Old 18th September 2011
  #64
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Quote:
Originally Posted by popmann View Post
Did anyone else read my posts as "An Akai DPS24 alone" is a better solution than a computer full of third party algorithms?
My apologies if I misunderstood you.

Quote:
The problem was they stopped developing (likely an expensive proposition) and the two big machines- the VS2480 and AkaiDPS24 kept getting new drive sizes...or the 2480 got a DVDR for backups...during product refresh cycles. Duh...and they wonder why people stopped buying. That's what I mean by no meaningful refresh. When you as a (digital) hardware company keep putting out old designs, of course you'll lose people--and you should.
I don't believe they had any choice. They could increase the specs and features but that would just make them even more expensive. Also hardware development costs are always higher than software development costs.

Let's not forget that the whole software DAW revolution is simply hitching a ride on the massive power growth of general purpose computers. Those computers are not being developed for audio. Developing dedicated hardware solutions for audio can not compete cost wise with the kind of R&D might that Intel and AMD yield.

The market was not distracted by software. The market just couldn't/can't resist the price of PC's.

Quote:
So, when we have this discussion today, when I say "hardware" people look at what a 10 year old design can do in terms of featureset, and compare it to a modern computer. Not fair. Compare it to you G3/233 with 256mb, which was the software choice then. Maybe a P2 300 with 128mb?
Well rather Intel PIII's and AMD Athalon XP's running at 1.53 GHz but yes the Mac side wasn't as lucky. ;-)

Quote:
That's your apples to apples comparison of hardware versus software. You want to work on THOSE machines instead of that hardware?
That isn't the right comparison IMO. What counts is what is available today and what might have been available in all-in-one solutions today. The all-in-one solution's power would not have scaled as fast as the native solutions. They were already not scaling back then (which is why they lost their market share). Now nearly all DSP solutions have been abandoned for native solutions except the very highest stuff like PT HD, Fairlight CC-1 etc.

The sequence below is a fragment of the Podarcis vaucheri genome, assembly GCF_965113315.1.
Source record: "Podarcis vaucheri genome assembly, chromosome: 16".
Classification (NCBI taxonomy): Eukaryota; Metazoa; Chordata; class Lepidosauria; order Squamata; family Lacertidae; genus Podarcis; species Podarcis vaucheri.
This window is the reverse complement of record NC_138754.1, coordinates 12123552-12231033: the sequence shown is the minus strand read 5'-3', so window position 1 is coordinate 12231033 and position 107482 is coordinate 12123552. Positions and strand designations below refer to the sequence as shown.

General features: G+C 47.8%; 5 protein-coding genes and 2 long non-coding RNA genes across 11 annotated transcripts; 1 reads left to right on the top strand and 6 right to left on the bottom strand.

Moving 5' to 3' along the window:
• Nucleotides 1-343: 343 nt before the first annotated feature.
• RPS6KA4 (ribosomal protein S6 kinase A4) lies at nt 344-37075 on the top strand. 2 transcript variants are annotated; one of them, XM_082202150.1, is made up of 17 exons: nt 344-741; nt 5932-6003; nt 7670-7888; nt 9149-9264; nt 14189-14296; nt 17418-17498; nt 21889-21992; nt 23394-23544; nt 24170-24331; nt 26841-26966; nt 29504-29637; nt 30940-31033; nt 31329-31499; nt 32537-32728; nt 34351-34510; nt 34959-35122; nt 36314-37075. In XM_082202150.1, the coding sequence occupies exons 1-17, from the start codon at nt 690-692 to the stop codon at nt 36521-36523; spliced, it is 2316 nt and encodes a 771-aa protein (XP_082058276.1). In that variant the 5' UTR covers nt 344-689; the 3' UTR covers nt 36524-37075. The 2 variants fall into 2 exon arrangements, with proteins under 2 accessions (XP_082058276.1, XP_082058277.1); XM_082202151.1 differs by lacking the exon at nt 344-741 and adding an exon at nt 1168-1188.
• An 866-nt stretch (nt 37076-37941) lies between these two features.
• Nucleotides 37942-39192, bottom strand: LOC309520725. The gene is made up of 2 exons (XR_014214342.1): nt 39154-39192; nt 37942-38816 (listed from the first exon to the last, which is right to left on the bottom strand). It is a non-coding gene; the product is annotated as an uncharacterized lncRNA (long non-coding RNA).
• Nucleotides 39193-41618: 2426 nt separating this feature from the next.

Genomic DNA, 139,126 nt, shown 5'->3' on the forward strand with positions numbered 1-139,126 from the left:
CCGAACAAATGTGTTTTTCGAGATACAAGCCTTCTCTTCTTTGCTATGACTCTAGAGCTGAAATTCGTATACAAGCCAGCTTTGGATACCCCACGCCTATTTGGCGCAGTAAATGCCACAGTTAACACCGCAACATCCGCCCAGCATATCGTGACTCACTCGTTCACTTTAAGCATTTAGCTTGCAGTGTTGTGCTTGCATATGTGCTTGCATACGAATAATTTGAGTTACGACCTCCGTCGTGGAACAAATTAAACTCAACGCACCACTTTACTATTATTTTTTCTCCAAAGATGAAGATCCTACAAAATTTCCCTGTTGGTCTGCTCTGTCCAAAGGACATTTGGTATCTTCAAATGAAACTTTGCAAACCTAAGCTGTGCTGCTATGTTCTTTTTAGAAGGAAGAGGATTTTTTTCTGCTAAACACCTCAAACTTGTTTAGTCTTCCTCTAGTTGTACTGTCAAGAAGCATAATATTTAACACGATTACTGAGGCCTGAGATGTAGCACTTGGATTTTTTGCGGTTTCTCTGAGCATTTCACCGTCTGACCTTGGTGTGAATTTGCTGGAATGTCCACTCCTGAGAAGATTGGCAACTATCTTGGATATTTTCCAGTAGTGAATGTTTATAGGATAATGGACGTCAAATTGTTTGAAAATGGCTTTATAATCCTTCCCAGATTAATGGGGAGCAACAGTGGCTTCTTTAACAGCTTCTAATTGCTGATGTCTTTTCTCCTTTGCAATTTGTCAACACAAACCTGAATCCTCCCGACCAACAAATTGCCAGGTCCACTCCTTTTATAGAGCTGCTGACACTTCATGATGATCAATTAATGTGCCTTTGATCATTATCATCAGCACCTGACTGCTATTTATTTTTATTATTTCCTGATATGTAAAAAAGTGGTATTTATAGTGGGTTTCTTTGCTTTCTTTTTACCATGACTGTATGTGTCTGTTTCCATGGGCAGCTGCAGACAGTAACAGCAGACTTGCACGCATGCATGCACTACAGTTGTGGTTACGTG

We can like it or not but there isn't much we can do except demand high standards from the software developers. For instance I've stopped using Sonar because the audio engine gaps and stutters when you perform basic tasks. IMO that is absolutely unacceptable from a modern DAW. That company has it's priorities all wrong for my needs and wants.

Voting with our wallets (and complaining) is all we can really do.

Have you tried PreSonus Studio 1? By your description of what you want and need and it's reputation for rock solid performance and efficient engine, combined with a low-latency interface like RME's offerings, it might make you happy. :-)

Alistair
Old 18th September 2011
  #65
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Quote:
Originally Posted by popmann View Post
Since you want to be literal...why does a relatively cheap analog mixer sound BETTER?
Because you want it to? ;-)

Quote:
I get that you're being an a$$ with the literal meaning of fidelity...is there a language barrier here?

You know what I mean.
I am not being an ass and no I do not know what you mean. If you don't mean to say what you wrote, don't write it that way!

Quote:
You may not agree with it, since it's subjective...
No it is not. Fidelity means something very specific and what I wrote is absolutely correct. If you mean that you personally prefer the sound of analogue distortion, then just write that instead of writing something that is absolutely not true.

And considering the context, where you are arguing in favour of all-in-one hardware solutions, your comments make no sense. Any DAW already beats the fidelity of any analogue console. An all-in-one hardware solution isn't going to beat it any more. Perfect summing all they way beyond human audibility can not be beaten.

Quote:
but, it's a stupid cop out to claim it's now perfect when I'd venture everyone here...or at least an overwhelming majority prefers a mix done on a big desk. Most would prefer things cut to 2".
Not me thank you. I don't actually like analogue mixers! Including high-end ones!

Alistair
Old 18th September 2011
  #66
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Quote:
Originally Posted by DaveDaveDave View Post
You should know that every x86 based 32 bit float audio engine actually has an 80 bit accumulator. That's like 500db of DR before it gets trimmed to the plain ol' 32-bit 192db.
32 bit float has 1536 dB of dynamic range. Anyway that Akai didn't have a 56 bit mixer. It had four 56 bit bus effects! That doesn't mean the mixer was running at 56 bits. (And if it did, that would have been a bad engineering design right there).

Alistair
Old 18th September 2011
  #67
also alot of those all in one solutions don't and can't do all of what they say they do well without exploding the price beyond the consumers wallet.


the aw1600 had quite a few options it came with. it had a sampler, some mastering options, e.q. effects and things, were they any good? not particularly. i almost always bypassed those functions for outboard solutions that performed much better with alot of flexibility.